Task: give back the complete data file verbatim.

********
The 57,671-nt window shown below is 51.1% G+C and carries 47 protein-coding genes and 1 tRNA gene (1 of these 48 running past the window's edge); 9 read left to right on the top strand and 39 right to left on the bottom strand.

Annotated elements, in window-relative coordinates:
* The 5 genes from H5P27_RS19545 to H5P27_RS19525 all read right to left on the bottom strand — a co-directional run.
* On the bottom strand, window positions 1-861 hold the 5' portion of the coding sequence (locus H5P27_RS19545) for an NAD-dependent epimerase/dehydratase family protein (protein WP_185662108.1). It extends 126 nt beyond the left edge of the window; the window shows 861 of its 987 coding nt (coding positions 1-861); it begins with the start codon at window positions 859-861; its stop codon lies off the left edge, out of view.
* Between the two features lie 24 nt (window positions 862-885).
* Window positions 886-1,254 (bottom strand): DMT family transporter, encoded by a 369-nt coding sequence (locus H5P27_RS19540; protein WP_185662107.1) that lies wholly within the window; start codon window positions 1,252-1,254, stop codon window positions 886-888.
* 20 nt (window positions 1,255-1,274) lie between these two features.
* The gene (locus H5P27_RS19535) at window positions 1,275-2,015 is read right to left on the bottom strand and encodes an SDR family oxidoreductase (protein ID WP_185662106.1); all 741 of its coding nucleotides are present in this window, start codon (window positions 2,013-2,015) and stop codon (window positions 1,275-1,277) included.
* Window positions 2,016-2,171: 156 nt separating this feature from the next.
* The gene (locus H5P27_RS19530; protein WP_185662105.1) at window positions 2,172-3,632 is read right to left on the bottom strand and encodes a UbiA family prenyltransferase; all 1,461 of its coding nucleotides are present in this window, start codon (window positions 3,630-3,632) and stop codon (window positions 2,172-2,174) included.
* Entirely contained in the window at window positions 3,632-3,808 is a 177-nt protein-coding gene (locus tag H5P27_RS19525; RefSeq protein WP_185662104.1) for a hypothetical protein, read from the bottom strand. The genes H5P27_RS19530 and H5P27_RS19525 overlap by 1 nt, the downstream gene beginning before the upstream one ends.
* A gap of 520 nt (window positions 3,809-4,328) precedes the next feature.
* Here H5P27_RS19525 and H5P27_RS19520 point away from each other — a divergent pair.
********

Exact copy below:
The 57,671-nt window shown below is 51.1% G+C and carries 47 protein-coding genes and 1 tRNA gene (1 of these 48 running past the window's edge); 9 read left to right on the top strand and 39 right to left on the bottom strand.

Annotated elements, in window-relative coordinates:
* The 5 genes from H5P27_RS19545 to H5P27_RS19525 all read right to left on the bottom strand — a co-directional run.
* On the bottom strand, window positions 1-861 hold the 5' portion of the coding sequence (locus H5P27_RS19545) for an NAD-dependent epimerase/dehydratase family protein (protein WP_185662108.1). It extends 126 nt beyond the left edge of the window; the window shows 861 of its 987 coding nt (coding positions 1-861); it begins with the start codon at window positions 859-861; its stop codon lies off the left edge, out of view.
* Between the two features lie 24 nt (window positions 862-885).
* Window positions 886-1,254 (bottom strand): DMT family transporter, encoded by a 369-nt coding sequence (locus H5P27_RS19540; protein WP_185662107.1) that lies wholly within the window; start codon window positions 1,252-1,254, stop codon window positions 886-888.
* 20 nt (window positions 1,255-1,274) lie between these two features.
* The gene (locus H5P27_RS19535) at window positions 1,275-2,015 is read right to left on the bottom strand and encodes an SDR family oxidoreductase (protein ID WP_185662106.1); all 741 of its coding nucleotides are present in this window, start codon (window positions 2,013-2,015) and stop codon (window positions 1,275-1,277) included.
* Window positions 2,016-2,171: 156 nt separating this feature from the next.
* The gene (locus H5P27_RS19530; protein WP_185662105.1) at window positions 2,172-3,632 is read right to left on the bottom strand and encodes a UbiA family prenyltransferase; all 1,461 of its coding nucleotides are present in this window, start codon (window positions 3,630-3,632) and stop codon (window positions 2,172-2,174) included.
* Entirely contained in the window at window positions 3,632-3,808 is a 177-nt protein-coding gene (locus tag H5P27_RS19525; RefSeq protein WP_185662104.1) for a hypothetical protein, read from the bottom strand. The genes H5P27_RS19530 and H5P27_RS19525 overlap by 1 nt, the downstream gene beginning before the upstream one ends.
* A gap of 520 nt (window positions 3,809-4,328) precedes the next feature.
* Here H5P27_RS19525 and H5P27_RS19520 point away from each other — a divergent pair.